The shortage of frequencies necessary for live production that looks to be coming after the spectrum repack has TV engineers very worried, says Louis Libin of Broad Comm, a broadcast spectrum consultancy, and executive director of the Advanced Television Broadcasting Alliance. He says stopgap measures, such as temporarily migrating to other bands, modifying production techniques and developing new wireless technologies, can help, but the real solution will come from an FCC that recognizes the value of over-the-air TV broadcasting.
The FCC plan, part of a general reorganization of the TV band that would follow the planned incentive auction next year, will harm broadcasting and its viewers, the NAB said in comments filed with the commission today.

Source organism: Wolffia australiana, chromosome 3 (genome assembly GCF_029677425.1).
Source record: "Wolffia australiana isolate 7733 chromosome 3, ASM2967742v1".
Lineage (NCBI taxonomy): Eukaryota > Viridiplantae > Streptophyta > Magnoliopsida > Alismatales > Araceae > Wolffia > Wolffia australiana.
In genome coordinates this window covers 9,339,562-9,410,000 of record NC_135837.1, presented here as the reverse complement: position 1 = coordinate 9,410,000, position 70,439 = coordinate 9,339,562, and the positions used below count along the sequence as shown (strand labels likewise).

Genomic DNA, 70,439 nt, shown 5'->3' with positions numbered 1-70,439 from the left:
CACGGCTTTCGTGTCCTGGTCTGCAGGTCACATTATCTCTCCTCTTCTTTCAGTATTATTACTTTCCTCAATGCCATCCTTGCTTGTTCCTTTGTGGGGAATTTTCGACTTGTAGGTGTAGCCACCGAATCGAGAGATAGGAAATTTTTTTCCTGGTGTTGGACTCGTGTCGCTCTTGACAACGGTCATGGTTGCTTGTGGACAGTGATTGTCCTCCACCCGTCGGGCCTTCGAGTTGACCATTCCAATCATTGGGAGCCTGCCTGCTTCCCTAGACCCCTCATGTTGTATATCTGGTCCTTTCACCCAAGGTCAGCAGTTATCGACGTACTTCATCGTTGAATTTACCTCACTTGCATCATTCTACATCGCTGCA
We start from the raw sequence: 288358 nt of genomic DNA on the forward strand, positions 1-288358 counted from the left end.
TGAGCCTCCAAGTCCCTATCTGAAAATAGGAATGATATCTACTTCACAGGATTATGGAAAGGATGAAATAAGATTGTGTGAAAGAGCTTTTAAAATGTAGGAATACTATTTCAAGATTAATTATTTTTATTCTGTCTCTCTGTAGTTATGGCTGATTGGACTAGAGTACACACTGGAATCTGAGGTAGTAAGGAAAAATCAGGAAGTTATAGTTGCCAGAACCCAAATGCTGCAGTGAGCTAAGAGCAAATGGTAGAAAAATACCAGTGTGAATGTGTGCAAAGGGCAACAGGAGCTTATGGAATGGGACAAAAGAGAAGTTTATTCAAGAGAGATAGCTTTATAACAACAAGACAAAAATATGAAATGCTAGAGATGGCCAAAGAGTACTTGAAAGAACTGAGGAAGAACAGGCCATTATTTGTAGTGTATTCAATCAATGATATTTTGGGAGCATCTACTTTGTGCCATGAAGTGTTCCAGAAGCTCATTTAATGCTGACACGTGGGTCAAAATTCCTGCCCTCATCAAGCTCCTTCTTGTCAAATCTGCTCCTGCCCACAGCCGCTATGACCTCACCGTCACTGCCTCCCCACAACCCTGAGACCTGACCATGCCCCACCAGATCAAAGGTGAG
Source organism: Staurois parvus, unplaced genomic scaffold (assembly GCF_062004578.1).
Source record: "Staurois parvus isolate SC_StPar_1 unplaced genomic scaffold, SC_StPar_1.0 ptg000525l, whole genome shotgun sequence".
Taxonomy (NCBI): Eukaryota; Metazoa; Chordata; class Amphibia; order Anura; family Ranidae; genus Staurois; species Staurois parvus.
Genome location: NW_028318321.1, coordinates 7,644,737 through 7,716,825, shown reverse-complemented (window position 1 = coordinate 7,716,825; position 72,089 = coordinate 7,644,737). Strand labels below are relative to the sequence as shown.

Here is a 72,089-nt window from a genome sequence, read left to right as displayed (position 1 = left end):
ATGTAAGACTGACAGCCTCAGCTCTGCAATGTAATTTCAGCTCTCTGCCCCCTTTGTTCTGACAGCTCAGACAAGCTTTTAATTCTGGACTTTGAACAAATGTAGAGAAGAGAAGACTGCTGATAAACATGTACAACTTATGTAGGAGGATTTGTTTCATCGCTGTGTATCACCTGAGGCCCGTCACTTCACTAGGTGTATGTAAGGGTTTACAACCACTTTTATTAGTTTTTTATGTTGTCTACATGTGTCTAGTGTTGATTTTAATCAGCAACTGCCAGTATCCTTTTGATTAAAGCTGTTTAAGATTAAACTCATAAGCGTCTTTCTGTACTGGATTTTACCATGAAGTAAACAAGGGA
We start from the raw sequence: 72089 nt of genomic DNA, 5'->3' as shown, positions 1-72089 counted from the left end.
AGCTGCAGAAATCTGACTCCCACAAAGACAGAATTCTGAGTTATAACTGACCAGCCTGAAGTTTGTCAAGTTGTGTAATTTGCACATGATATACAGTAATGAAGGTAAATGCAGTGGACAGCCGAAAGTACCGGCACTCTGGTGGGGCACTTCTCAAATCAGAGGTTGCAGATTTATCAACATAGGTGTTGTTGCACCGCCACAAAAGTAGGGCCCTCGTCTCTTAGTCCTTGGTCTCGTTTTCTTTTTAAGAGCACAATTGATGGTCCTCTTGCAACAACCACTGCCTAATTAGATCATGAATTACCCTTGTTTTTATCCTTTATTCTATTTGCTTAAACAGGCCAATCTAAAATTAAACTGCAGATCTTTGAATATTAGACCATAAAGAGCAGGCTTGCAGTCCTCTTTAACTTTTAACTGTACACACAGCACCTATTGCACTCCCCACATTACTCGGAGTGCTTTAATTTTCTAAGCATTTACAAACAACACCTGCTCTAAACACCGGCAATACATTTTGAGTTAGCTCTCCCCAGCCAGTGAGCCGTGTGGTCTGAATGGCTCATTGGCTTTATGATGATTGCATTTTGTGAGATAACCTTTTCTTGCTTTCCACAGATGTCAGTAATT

The FCC’s database designed to keep unlicensed Wi-Fi devices from knocking broadcast TV signals off the air has a big flaw: it’s self-reported, hence some bogus entries. The flaws so far are fairly minor — particularly since there are only about 600 or so actual devices in use right now — but if it isn’t fixed, the system could become unworkable down the road when more people try to make use of the unlicensed airwaves.
The National Association of Broadcasters said on Thursday it was dropping its court challenge of rules that allow the unlicensed use of empty airwaves between existing broadcast channels.
The commission issues a public notice to start operation of Spectrum Bridge’s TV White Spaces database system and authorization of a tv white spaces device.
Republican FCC Commissioner Robert McDowell touted the benefits of unlicensed spectrum but said he opposes setting aside a further swath of TV airwaves for unlicensed use.